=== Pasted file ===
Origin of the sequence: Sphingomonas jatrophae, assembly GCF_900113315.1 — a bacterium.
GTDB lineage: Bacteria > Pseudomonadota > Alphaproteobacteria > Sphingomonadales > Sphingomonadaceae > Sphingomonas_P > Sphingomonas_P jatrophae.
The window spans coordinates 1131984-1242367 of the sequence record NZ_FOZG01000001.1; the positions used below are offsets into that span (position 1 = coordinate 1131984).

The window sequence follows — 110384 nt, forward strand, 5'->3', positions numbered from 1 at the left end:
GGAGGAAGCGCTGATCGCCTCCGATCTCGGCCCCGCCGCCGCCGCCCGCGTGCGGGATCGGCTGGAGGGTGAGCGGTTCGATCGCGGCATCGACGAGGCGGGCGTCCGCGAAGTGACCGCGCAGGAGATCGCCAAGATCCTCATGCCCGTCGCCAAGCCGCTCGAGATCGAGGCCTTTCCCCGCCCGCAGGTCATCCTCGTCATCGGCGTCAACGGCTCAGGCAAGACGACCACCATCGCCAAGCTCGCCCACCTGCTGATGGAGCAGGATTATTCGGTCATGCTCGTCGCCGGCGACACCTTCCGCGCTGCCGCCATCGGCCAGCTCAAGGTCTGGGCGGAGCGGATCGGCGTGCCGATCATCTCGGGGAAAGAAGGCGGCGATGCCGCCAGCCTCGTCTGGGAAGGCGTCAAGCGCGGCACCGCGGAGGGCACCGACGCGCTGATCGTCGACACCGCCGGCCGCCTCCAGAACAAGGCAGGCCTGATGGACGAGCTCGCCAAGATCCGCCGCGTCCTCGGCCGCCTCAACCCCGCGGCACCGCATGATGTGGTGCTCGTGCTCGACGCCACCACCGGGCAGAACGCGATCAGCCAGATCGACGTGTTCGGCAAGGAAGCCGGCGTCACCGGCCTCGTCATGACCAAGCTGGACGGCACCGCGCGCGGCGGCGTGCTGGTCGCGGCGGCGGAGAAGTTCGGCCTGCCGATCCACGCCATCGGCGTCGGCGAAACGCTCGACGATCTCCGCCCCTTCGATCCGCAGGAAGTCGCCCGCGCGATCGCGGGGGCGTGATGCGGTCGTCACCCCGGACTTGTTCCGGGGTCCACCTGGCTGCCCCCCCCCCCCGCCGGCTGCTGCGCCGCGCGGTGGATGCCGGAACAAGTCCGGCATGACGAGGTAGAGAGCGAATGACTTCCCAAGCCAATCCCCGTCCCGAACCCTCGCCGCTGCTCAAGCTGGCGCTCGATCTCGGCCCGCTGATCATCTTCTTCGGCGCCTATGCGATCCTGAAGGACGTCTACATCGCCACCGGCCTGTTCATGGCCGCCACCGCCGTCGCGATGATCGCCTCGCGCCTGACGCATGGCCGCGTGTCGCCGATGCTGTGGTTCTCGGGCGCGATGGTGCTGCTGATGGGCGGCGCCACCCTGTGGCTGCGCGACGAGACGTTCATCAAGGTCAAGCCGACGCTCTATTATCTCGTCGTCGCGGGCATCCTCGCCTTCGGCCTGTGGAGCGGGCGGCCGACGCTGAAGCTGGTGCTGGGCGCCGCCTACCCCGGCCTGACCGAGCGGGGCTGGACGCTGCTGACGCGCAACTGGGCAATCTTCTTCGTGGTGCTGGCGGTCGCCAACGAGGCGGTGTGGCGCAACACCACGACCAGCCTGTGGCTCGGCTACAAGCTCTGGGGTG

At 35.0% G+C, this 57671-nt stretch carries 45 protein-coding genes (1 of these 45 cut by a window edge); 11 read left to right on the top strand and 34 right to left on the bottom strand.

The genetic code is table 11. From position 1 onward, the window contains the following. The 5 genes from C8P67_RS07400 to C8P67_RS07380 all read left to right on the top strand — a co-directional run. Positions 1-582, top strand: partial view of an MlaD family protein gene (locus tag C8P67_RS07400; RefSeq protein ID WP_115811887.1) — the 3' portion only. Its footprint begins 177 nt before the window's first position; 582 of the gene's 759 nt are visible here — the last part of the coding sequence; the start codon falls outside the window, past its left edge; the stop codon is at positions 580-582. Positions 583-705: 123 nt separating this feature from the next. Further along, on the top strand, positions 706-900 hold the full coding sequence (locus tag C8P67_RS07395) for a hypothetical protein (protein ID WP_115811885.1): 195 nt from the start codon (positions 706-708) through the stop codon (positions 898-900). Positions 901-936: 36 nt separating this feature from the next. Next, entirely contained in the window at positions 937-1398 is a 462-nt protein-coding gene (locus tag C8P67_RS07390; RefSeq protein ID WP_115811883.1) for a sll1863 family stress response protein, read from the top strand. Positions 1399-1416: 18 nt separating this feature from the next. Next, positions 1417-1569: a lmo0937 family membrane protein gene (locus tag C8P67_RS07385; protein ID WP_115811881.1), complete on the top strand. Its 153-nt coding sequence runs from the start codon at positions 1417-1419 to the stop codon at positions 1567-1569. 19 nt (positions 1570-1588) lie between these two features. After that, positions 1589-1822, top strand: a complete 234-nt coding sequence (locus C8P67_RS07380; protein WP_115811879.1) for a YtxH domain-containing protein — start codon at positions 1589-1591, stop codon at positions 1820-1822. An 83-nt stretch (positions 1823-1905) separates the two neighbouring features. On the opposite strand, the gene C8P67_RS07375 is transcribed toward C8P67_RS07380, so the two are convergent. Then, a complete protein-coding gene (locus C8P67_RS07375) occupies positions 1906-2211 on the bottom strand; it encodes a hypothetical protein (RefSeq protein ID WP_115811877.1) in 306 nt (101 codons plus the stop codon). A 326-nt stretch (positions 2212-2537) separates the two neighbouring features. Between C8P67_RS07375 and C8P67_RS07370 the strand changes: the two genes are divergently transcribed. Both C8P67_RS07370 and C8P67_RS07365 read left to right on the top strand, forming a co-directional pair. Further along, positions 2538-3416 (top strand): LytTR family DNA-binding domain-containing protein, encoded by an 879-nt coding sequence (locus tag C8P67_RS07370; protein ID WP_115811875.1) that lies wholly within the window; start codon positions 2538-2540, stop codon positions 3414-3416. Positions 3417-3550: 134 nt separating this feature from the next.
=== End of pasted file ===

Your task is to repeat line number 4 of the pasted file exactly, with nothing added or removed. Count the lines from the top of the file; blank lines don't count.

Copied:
The window sequence follows — 110384 nt, forward strand, 5'->3', positions numbered from 1 at the left end: